Parents and Youth Taking Control of the Asthma Epidemic in Boston
Background: The Boston Public Health Commission (BPHC) created the Parent Asthma Network (PAN) to develop a support network for and between parents/caregivers who may be facing similar successes and challenges in managing asthma. PAN participants can connect with others who live in the same vicinity and increase their ability to provide each other with critical peer support.
Over the decades, BPHC has been a leader in convening community and key stakeholders to address the root causes of Boston’s heavy asthma burden as well as model prevention and control initiatives. Even though there have been tremendous medical advances in asthma control, and much is now known about medical and non-medical ways to prevent and control asthma, there is still opportunity for more to be done. Asthma rates, emergency room visits, hospitalization stays and deaths due to asthma persist at an unacceptably high rate. Asthma remains a complex issue and can be very confusing for anyone to understand and manage. While BPHC, partner agencies and community members continue working to address the systemic and environmental contributors to asthma, we also need to ensure the immediate burden at hand is being addressed.
PAN Overview: Through PAN and related initiatives, BPHC’s goal is to ensure the wide spread of accurate information about asthma, encourage individuals and communities to learn about and use effective asthma management practices, and make use of the numerous resources and supports available throughout Boston. PAN was piloted from the Fall of 2017 to Spring 2018 with great interest and success and continues with funding support from the MA Department of Public Health (MDPH). MDPH and BPHC’s seasoned community health workers (CHWs) provide key mentorship and three experienced Parent Asthma Leaders (PALs) through Health Resources in Action (HRiA) also provide support. To date, PAN has engaged over 150 individuals. BPHC aims to expand the network of parents and support the training of more PALs who can be a resource to their communities and networks.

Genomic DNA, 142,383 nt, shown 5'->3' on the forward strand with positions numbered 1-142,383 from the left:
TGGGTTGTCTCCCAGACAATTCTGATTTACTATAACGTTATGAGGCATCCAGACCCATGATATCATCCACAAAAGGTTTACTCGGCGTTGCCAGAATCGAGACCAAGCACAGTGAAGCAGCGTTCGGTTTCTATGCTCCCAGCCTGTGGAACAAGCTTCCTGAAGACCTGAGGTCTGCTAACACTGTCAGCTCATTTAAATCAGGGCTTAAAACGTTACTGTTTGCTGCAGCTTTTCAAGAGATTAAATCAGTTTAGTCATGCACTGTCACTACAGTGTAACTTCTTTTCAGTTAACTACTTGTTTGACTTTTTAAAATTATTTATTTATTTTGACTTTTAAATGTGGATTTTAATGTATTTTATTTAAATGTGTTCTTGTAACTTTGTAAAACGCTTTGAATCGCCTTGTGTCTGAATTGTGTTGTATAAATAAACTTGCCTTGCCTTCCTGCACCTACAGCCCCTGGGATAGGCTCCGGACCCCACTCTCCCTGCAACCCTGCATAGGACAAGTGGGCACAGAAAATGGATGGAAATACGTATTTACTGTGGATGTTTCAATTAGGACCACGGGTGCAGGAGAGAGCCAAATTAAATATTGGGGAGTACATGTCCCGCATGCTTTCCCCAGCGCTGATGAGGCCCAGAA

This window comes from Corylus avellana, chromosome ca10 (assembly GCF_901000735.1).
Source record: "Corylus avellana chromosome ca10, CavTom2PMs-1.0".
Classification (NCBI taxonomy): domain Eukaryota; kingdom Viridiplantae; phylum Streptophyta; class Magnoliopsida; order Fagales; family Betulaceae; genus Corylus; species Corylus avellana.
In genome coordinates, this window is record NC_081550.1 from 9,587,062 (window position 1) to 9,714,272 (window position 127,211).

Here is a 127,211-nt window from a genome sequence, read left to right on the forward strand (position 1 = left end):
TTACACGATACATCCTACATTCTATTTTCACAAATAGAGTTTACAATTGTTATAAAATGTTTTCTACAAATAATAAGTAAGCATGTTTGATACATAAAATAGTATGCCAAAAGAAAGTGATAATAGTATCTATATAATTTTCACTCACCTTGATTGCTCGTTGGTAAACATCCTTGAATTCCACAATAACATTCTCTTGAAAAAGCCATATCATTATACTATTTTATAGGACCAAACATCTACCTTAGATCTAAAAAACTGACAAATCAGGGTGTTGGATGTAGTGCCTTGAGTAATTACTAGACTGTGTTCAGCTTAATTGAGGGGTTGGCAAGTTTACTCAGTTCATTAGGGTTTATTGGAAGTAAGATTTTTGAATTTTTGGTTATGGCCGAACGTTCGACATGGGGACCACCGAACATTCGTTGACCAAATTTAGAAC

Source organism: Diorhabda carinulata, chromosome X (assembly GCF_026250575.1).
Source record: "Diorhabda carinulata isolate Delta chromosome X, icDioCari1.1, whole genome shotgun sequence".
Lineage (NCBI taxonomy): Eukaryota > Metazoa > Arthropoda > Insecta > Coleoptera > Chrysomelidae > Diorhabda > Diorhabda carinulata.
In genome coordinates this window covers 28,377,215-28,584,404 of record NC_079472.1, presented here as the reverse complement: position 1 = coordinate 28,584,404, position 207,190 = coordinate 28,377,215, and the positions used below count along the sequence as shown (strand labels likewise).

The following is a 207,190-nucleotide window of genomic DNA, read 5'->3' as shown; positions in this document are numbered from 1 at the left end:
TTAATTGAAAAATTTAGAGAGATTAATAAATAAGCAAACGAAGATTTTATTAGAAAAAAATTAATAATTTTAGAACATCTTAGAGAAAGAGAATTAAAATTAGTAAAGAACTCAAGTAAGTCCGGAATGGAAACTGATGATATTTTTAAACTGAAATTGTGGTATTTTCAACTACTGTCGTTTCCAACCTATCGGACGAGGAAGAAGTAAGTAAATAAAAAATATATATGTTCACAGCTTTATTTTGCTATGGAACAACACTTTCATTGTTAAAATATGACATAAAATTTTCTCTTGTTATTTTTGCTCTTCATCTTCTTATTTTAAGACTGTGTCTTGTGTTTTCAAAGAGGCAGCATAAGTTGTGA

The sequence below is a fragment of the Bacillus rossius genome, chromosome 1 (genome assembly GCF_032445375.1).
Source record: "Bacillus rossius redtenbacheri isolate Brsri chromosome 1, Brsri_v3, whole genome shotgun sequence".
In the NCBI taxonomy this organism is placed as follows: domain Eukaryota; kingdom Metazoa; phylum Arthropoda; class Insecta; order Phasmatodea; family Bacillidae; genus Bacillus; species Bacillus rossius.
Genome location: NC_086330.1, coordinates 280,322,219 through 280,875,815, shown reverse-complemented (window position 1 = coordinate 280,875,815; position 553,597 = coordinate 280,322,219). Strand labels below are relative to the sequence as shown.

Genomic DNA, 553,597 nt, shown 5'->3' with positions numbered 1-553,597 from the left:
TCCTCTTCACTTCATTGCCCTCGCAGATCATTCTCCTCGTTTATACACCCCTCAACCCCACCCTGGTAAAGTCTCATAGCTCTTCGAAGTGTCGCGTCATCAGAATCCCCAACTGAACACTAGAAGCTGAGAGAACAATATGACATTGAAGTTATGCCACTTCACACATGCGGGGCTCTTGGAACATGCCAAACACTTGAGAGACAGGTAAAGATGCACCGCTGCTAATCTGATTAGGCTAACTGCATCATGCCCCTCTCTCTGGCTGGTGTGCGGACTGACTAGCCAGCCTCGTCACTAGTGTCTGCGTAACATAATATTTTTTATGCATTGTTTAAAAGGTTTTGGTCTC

How PAN Works: PAN is run as facilitated group sessions that focus on key topic areas with guest speakers and opportunities for sharing experiences and ideas. PAN sessions are currently being hosted by the ABCD Head Start Geneva Ave site in Dorchester and East Boston Neighborhood Health Center (run in Spanish). Each site runs multiple sessions during the academic year and features a range of topics and activities, including asthma basics, asthma medication, asthma and nutrition, asthma and back to school prep, asthma and environmental health, MassHealth/asthma, and emergency preparedness.
During these sessions, participants learn from each other and dialogue with guest speakers from agencies including Boston Inspectional Services, BPHC’s Office of Public Health Preparedness and the Mayor’s Health Line, East Boston Neighborhood Health Center, and Partners Asthma Center.
A pre/post-quiz is given to participants at the beginning and end of each session to help them in their learning process. An evaluation is conducted at the end of each session to ensure participants are contributing to the design and shape of successful meetings and activities. Participants also get to voice what topics they would like to see at future sessions.
When asked what they found most meaningful about workshops, participants said:
“Now I have a better understanding of the asthma action plan. I find this information useful and appropriate. Thank you.” – PAN participant
“There was time for questions and answers, love this workshop well informed, other parents, much knowledge was shared in this room. Thank you!” – PAN participant
“Great workshop. Very interesting and interesting topic” – PAN participant
PAN was conceived and is coordinated by Nathalie Bazil, BSW, CCHW, Senior CHW and Coordinator for the BPHC Asthma Prevention and Control Program. The three PALs from HRiA are also instrumental in the success of PAN. The PALs are dedicated members of the community who took a stand over 20 years ago to ensure the city was taking responsibility for the high asthma rates in Boston. Since then, the PALs have been part of efforts and conversations with a range of key city agencies and sit on numerous advisory boards. Through PAN, BPHC hopes to see a new generation of PALs who can be mentored by the current representatives. PAN has been a tremendous success, and we hope to see it only expand further into communities as an effective model for collective awareness and action. BPHC is currently working with partners on a new network for and by youth and young adults. For more information contact firstname.lastname@example.org.